So the surgery is 12/17 and I have an MRI on 11/26. The MRI will give us a better idea of what we’re dealing with, since MRI’s are very good at seeing cancer. Depending on the MRI results, currently only a cystectomy is planned. The cysts will be biopsied while I’m in the OR, and I’ve already given him permission to remove the ovary if any cancer cells show in the biopsy. I’m still considering my options about the uterus if it comes to that. If the biopsies do show cancer cells, he’ll also check some lymph nodes and possibly remove the rest of my omentum if he left any there the first time.

He was going to do it laprascopically, but Scott reminded him about the bowel perforation last time – which he would have discovered for himself later that evening when he reviewed my surgical records, which he took with him from Beth Israel – and he doesn’t want to risk another bowel perf or vascular damage. But there’s something else Dr. K was wrong about, since he said it couldn’t be done laprascopically. (Which, in retrospect, what did he know, since he doesn’t know how to do robotic surgery.) The good news is that he thinks he’ll only need about a 4-inch incision this time instead of the 7-inch incision he used the last two times.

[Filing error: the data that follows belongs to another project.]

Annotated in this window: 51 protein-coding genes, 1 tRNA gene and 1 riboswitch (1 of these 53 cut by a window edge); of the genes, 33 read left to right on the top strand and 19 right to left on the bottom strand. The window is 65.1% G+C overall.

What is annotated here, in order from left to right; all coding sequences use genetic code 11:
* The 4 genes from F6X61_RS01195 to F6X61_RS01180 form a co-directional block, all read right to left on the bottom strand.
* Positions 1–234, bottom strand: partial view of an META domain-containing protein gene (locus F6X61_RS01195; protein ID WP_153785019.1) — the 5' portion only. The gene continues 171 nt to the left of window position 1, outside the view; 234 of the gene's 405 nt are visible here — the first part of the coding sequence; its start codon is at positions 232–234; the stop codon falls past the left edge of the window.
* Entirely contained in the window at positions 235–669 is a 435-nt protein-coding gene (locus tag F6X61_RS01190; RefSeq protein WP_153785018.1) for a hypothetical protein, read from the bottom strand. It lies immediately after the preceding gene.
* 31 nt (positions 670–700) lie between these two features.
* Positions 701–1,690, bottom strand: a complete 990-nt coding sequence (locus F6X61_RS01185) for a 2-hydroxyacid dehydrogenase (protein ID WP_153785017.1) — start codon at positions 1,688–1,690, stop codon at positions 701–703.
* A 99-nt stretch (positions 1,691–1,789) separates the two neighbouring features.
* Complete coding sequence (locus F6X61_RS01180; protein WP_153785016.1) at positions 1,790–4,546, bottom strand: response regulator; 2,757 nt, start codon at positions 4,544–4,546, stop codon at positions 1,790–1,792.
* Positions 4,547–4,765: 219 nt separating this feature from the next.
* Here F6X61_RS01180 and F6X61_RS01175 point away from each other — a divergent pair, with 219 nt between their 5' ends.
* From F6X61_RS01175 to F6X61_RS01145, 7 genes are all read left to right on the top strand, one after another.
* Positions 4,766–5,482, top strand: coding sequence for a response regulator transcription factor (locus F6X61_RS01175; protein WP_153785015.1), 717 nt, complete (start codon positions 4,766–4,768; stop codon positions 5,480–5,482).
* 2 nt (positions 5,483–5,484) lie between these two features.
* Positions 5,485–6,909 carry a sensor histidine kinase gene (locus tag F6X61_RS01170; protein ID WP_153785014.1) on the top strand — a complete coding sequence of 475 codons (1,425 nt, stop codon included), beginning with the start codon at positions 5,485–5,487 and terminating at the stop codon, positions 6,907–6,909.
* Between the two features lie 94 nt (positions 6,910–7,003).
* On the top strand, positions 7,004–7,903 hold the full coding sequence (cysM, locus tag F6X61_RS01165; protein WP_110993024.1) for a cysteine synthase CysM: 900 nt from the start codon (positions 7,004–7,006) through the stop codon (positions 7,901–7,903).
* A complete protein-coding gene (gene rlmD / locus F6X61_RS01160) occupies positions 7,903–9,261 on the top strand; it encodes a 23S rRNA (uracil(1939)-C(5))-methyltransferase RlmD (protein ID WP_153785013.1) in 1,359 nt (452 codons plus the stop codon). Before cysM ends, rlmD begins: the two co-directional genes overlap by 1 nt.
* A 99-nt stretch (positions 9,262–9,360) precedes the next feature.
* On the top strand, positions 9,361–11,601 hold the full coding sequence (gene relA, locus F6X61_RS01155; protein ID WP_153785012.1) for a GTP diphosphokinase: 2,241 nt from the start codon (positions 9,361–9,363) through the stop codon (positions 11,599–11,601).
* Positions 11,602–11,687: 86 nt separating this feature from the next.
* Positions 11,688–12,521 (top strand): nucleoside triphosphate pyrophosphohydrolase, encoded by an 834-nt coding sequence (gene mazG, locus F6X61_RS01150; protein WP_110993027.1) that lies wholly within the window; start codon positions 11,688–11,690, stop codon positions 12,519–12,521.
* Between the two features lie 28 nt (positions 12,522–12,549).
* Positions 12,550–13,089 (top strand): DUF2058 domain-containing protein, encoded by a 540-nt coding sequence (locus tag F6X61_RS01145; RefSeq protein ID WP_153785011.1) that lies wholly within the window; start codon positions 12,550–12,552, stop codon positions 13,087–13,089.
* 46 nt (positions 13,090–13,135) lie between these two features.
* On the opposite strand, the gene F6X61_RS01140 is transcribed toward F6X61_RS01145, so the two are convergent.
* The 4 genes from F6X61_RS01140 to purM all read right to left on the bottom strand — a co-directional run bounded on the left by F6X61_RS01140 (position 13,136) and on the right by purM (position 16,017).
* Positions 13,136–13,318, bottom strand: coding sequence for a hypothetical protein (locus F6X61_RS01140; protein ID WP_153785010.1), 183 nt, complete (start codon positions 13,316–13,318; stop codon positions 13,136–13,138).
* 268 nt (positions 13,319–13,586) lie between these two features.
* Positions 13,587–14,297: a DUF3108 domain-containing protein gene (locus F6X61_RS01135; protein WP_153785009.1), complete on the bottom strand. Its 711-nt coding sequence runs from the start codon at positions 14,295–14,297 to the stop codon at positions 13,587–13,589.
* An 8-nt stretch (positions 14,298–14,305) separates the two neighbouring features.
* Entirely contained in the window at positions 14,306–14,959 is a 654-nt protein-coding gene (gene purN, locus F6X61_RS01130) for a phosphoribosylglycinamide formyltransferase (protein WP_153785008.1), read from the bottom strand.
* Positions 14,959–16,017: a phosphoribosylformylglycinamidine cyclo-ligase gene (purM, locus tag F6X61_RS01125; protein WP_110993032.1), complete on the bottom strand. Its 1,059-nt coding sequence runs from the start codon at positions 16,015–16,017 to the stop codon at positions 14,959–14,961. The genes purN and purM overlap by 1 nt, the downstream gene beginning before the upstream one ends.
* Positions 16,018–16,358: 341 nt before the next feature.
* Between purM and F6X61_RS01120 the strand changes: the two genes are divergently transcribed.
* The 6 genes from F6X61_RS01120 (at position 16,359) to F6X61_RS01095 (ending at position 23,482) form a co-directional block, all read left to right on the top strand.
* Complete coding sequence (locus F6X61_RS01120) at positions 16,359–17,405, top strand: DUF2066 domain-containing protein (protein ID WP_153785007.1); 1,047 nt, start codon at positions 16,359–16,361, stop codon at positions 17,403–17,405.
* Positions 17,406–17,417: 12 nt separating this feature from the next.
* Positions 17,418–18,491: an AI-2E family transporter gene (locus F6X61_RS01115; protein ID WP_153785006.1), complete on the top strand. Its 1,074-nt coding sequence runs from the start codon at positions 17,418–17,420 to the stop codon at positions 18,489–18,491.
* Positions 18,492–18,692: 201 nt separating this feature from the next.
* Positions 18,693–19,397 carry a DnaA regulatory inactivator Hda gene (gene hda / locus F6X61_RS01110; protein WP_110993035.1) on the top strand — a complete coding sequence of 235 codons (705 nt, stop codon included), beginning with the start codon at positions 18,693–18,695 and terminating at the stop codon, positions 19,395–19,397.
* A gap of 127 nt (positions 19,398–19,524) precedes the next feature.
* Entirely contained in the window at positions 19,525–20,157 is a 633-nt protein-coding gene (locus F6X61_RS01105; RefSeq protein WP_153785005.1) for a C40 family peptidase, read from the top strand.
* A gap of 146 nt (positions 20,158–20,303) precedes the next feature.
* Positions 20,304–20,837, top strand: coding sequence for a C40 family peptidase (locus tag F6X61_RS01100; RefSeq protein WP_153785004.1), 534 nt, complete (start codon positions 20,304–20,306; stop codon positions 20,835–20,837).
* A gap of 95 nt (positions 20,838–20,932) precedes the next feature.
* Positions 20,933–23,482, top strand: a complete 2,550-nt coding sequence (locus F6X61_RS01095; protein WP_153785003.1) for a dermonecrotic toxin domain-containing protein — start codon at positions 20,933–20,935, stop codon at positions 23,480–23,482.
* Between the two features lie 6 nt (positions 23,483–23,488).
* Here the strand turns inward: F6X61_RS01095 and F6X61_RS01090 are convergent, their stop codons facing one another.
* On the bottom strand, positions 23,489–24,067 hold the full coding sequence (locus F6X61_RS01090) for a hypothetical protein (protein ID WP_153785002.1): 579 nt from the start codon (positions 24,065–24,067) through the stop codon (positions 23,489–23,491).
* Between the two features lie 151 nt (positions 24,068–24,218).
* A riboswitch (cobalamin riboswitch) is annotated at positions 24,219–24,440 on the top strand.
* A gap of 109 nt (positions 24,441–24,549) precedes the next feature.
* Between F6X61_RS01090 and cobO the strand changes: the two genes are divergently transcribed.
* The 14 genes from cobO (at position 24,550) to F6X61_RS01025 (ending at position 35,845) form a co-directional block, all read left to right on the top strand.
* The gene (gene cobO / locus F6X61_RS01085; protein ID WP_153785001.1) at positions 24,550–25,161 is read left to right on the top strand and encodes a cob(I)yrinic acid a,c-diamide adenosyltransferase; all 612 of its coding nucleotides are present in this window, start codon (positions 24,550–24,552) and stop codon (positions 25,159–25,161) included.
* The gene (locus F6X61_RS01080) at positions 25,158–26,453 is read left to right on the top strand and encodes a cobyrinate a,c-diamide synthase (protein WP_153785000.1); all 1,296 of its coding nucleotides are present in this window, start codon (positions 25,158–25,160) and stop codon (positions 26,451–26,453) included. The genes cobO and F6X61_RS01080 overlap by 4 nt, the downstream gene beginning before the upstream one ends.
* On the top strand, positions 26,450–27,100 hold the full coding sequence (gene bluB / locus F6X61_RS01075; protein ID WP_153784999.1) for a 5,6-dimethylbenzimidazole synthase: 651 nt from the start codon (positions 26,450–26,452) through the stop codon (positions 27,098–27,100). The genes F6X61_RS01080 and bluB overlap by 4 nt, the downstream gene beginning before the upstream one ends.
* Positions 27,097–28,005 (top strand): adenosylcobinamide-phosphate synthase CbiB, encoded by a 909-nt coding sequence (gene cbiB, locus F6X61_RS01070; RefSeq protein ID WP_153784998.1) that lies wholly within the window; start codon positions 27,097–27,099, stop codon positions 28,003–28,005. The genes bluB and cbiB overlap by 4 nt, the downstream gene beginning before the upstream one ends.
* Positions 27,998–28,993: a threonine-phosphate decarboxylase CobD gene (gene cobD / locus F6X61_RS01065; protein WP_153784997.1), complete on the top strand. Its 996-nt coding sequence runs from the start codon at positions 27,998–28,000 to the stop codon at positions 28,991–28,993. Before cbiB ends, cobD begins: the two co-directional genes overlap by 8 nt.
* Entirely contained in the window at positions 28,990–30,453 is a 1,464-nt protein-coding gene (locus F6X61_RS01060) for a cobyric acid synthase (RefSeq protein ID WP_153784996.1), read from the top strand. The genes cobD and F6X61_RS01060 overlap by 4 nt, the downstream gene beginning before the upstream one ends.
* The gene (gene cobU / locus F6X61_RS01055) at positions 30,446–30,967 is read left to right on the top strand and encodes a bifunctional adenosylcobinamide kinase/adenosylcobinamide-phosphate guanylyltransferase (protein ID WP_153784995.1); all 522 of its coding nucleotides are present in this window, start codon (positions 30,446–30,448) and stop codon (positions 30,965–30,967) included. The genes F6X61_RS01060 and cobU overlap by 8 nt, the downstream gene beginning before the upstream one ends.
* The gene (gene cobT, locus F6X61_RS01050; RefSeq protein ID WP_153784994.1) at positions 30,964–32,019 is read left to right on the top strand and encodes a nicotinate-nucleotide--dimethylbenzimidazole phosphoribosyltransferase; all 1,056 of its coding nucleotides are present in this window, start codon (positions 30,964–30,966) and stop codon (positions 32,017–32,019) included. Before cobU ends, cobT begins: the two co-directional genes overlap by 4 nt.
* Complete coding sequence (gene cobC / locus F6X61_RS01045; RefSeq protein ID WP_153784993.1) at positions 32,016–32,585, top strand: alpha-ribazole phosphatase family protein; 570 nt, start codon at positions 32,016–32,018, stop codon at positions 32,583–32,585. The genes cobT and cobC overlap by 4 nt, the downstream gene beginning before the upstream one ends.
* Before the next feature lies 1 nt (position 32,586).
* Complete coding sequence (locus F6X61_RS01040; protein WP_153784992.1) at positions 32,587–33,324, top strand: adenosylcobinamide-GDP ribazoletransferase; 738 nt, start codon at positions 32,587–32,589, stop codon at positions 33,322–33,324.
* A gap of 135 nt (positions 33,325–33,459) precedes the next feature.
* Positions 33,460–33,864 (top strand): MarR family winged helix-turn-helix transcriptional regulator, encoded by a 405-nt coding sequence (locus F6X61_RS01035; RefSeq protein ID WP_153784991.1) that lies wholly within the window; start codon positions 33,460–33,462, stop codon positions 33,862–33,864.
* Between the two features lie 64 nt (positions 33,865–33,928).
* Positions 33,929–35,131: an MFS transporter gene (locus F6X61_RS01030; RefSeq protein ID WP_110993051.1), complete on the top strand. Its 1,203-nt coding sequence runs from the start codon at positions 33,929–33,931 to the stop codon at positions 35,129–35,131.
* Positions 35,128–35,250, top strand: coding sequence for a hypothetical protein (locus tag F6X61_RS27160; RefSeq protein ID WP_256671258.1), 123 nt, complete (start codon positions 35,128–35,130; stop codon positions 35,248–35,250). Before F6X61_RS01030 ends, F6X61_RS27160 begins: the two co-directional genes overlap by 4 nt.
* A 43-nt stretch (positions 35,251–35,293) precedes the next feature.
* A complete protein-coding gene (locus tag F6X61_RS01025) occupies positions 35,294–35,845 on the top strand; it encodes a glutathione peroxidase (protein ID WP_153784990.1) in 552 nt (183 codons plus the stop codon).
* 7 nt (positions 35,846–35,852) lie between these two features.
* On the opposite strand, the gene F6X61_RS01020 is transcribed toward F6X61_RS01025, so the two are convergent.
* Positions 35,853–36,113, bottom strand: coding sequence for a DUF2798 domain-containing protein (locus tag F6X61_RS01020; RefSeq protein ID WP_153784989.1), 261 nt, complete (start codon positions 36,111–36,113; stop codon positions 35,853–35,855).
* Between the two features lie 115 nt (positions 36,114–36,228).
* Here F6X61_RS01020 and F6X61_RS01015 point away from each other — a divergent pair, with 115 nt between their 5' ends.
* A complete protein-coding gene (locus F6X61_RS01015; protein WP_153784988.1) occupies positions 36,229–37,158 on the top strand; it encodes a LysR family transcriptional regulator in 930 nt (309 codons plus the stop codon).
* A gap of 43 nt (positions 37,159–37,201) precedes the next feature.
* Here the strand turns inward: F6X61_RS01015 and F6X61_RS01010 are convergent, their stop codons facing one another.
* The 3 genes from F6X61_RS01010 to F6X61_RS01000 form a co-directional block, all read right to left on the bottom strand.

To say that I’m more comfortable with Dr. H would be an absurd understatment. The relief that I’m feeling right now is palpable. Scott tells me that everything about my demeanor changed the second Dr. H started talking. It’s still possible I could wake up ovaryless, but now I know, with 100% certainty, that if that happens, it will be because Dr. H had to do it to protect my health, not because it was just easier for him that way.

If I could clone anyone in the world, it would be Dr. H. I would clone him and have each of his clones go into a different medical specialty so that everyone could have a doctor like this. He’s the absolute best.

And, one last thing, I think I’m going to like NewYork-Presbyterian Hospital better than Beth Israel. Beth Israel is a fine hospital, but NYP feels nicer.

Kim

9 Responses

  1. I’m so sorry to hear that you’re going through this but so glad that you found Dr. H. Having a medical partner you can trust is such a huge big deal and I’m glad that you have one!

  2. Fab news about Dr. H! And of what he thinks he can do for you. Isn’t it weird how we place our fertility at the center of what makes a woman? While I do have one bio child, the fact that I don’t have another sometimes makes me feel like a failure…more of a mother, but also as a woman. Hmmm…a topic to explore on my own blog. hugs & kisses chica. love you!

  3. I’m sorry to hear that the past month has been so hard for you. what relief you must feel to be back in the care of a doctor who seems to truly have your best interests at heart. I hope everything goes as well as possible. Will you be knitting some surgery socks?!

  4. I’m so glad Dr H was able to answer your questions and shares your concerns and priorities. I really hope your MRI goes well and Dr H is right that there is no cancer.

  5. Wow– the difference in doctors almost makes me wonder if Dr. K was tired that day or has given up on his passion for medicine. Dr. H sounds like one in a million and exactly what every patient deserves in a physician. I’m so glad that he’s there for you. Sending you love and hope.